The period of English history that runs from 1660 into the early 19th century was a period of extraordinary change. Great Britain became by 1800 the most powerful nation in the world. During the period we will study, it experienced a revolution that brought in a new ruling family; it gained and lost an empire; its cities, especially London, grew explosively; the industrial revolution began: the novel as a literary genre is born; women and the working classes begin to assert their rights, and much else besides. Literature and the arts—in poetry, in fiction, in painting, in music, and drama and architecture—are at a pinnacle. We will read and discuss many of the most important literary works of this rich period and explore how the novel was born and developed, how poetry changed from the 18th century to the Romantic era, and explore the ways in which Britain's new wealth and power affected the arts and the way people lived and thought about themselves.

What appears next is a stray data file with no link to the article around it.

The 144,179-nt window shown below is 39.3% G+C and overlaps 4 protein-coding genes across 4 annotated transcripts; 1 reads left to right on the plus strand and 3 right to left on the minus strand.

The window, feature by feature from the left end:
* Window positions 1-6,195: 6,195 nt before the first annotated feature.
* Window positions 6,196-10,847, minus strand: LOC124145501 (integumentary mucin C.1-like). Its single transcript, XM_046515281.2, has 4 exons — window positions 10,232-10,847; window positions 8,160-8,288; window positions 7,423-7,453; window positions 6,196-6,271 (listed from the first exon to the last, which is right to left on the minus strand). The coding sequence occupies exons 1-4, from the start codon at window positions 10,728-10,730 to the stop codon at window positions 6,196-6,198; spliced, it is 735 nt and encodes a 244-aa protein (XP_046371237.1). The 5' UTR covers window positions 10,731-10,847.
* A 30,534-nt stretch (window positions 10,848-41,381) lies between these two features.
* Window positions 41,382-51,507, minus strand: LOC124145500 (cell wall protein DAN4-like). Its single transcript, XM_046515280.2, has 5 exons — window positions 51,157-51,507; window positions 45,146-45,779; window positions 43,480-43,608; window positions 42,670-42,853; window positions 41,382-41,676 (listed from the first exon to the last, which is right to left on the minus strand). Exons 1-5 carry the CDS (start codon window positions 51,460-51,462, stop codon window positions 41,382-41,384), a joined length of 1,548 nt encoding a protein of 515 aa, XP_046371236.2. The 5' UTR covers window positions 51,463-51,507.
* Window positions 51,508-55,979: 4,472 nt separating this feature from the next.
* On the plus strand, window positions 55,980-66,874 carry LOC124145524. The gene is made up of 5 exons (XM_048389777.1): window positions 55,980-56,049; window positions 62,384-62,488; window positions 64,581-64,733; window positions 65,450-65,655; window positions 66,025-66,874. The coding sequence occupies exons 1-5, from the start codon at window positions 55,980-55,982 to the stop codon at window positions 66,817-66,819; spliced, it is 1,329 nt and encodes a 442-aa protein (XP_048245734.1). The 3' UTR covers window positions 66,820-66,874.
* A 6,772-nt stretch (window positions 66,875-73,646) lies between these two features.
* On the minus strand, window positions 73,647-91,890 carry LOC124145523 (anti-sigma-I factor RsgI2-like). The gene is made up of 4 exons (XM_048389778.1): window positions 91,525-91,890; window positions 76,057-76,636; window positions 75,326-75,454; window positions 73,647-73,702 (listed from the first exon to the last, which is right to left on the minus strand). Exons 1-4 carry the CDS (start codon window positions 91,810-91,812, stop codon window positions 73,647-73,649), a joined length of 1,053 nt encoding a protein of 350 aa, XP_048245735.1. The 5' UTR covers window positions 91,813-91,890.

Novels: Behn, Oroonoko, Swift, Gulliver's Travels, Defoe, Robinson Crusoe, Walpole, The Castle of Otranto, Austen, Emma; Poetry by Pope, Wordsworth, Keats; History: The Case of Elizabeth Canning (true crime); Johnson, Life of Savage. Wollstonecraft, A Vindication of the Rights of Woman.

Taught by Dr. John Stevenson.

Repeatable: Repeatable for up to 6.00 total credit hours. Allows multiple enrollment in term.
Requisites: Restricted to students with 57-180 credits (Juniors or Seniors).
Additional Information:Arts Sci Gen Ed: Distribution-Arts Humanities
Departmental Category: British Literature after 1660